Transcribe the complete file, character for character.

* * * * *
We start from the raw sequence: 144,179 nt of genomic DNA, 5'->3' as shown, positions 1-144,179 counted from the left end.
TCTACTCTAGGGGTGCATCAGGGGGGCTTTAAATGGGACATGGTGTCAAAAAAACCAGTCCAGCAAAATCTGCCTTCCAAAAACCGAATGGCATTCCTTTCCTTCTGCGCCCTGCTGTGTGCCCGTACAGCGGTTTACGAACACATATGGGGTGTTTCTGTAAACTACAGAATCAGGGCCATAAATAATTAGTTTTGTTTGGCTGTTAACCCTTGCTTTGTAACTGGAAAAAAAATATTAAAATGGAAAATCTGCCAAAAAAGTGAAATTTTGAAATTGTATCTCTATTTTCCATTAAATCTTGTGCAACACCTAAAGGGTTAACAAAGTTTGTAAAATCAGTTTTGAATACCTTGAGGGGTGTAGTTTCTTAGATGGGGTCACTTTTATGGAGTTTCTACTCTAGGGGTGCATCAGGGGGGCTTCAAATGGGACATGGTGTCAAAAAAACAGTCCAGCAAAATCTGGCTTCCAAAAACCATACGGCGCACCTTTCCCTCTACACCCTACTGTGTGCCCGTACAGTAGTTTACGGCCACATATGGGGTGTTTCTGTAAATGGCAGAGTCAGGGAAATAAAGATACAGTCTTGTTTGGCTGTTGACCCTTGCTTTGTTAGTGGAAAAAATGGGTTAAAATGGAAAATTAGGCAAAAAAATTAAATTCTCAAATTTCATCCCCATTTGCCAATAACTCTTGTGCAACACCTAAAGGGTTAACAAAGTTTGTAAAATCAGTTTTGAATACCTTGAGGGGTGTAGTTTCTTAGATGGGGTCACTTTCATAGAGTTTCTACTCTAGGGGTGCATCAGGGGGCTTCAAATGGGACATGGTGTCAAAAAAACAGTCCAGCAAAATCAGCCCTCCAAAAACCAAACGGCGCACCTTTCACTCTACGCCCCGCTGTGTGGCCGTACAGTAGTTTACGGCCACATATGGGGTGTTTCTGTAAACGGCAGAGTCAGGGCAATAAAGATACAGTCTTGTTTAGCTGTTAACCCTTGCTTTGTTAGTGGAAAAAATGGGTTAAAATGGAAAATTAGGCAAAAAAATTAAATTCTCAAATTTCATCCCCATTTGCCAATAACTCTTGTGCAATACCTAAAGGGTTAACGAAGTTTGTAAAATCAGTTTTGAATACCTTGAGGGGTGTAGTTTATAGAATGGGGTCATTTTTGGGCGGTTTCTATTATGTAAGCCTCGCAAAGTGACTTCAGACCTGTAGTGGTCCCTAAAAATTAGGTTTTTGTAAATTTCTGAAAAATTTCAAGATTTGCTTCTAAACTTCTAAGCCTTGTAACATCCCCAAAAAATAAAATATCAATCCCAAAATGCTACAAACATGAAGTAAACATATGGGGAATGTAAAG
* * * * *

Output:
We start from the raw sequence: 144,179 nt of genomic DNA, 5'->3' as shown, positions 1-144,179 counted from the left end.
TCTACTCTAGGGGTGCATCAGGGGGGCTTTAAATGGGACATGGTGTCAAAAAAACCAGTCCAGCAAAATCTGCCTTCCAAAAACCGAATGGCATTCCTTTCCTTCTGCGCCCTGCTGTGTGCCCGTACAGCGGTTTACGAACACATATGGGGTGTTTCTGTAAACTACAGAATCAGGGCCATAAATAATTAGTTTTGTTTGGCTGTTAACCCTTGCTTTGTAACTGGAAAAAAAATATTAAAATGGAAAATCTGCCAAAAAAGTGAAATTTTGAAATTGTATCTCTATTTTCCATTAAATCTTGTGCAACACCTAAAGGGTTAACAAAGTTTGTAAAATCAGTTTTGAATACCTTGAGGGGTGTAGTTTCTTAGATGGGGTCACTTTTATGGAGTTTCTACTCTAGGGGTGCATCAGGGGGGCTTCAAATGGGACATGGTGTCAAAAAAACAGTCCAGCAAAATCTGGCTTCCAAAAACCATACGGCGCACCTTTCCCTCTACACCCTACTGTGTGCCCGTACAGTAGTTTACGGCCACATATGGGGTGTTTCTGTAAATGGCAGAGTCAGGGAAATAAAGATACAGTCTTGTTTGGCTGTTGACCCTTGCTTTGTTAGTGGAAAAAATGGGTTAAAATGGAAAATTAGGCAAAAAAATTAAATTCTCAAATTTCATCCCCATTTGCCAATAACTCTTGTGCAACACCTAAAGGGTTAACAAAGTTTGTAAAATCAGTTTTGAATACCTTGAGGGGTGTAGTTTCTTAGATGGGGTCACTTTCATAGAGTTTCTACTCTAGGGGTGCATCAGGGGGCTTCAAATGGGACATGGTGTCAAAAAAACAGTCCAGCAAAATCAGCCCTCCAAAAACCAAACGGCGCACCTTTCACTCTACGCCCCGCTGTGTGGCCGTACAGTAGTTTACGGCCACATATGGGGTGTTTCTGTAAACGGCAGAGTCAGGGCAATAAAGATACAGTCTTGTTTAGCTGTTAACCCTTGCTTTGTTAGTGGAAAAAATGGGTTAAAATGGAAAATTAGGCAAAAAAATTAAATTCTCAAATTTCATCCCCATTTGCCAATAACTCTTGTGCAATACCTAAAGGGTTAACGAAGTTTGTAAAATCAGTTTTGAATACCTTGAGGGGTGTAGTTTATAGAATGGGGTCATTTTTGGGCGGTTTCTATTATGTAAGCCTCGCAAAGTGACTTCAGACCTGTAGTGGTCCCTAAAAATTAGGTTTTTGTAAATTTCTGAAAAATTTCAAGATTTGCTTCTAAACTTCTAAGCCTTGTAACATCCCCAAAAAATAAAATATCAATCCCAAAATGCTACAAACATGAAGTAAACATATGGGGAATGTAAAG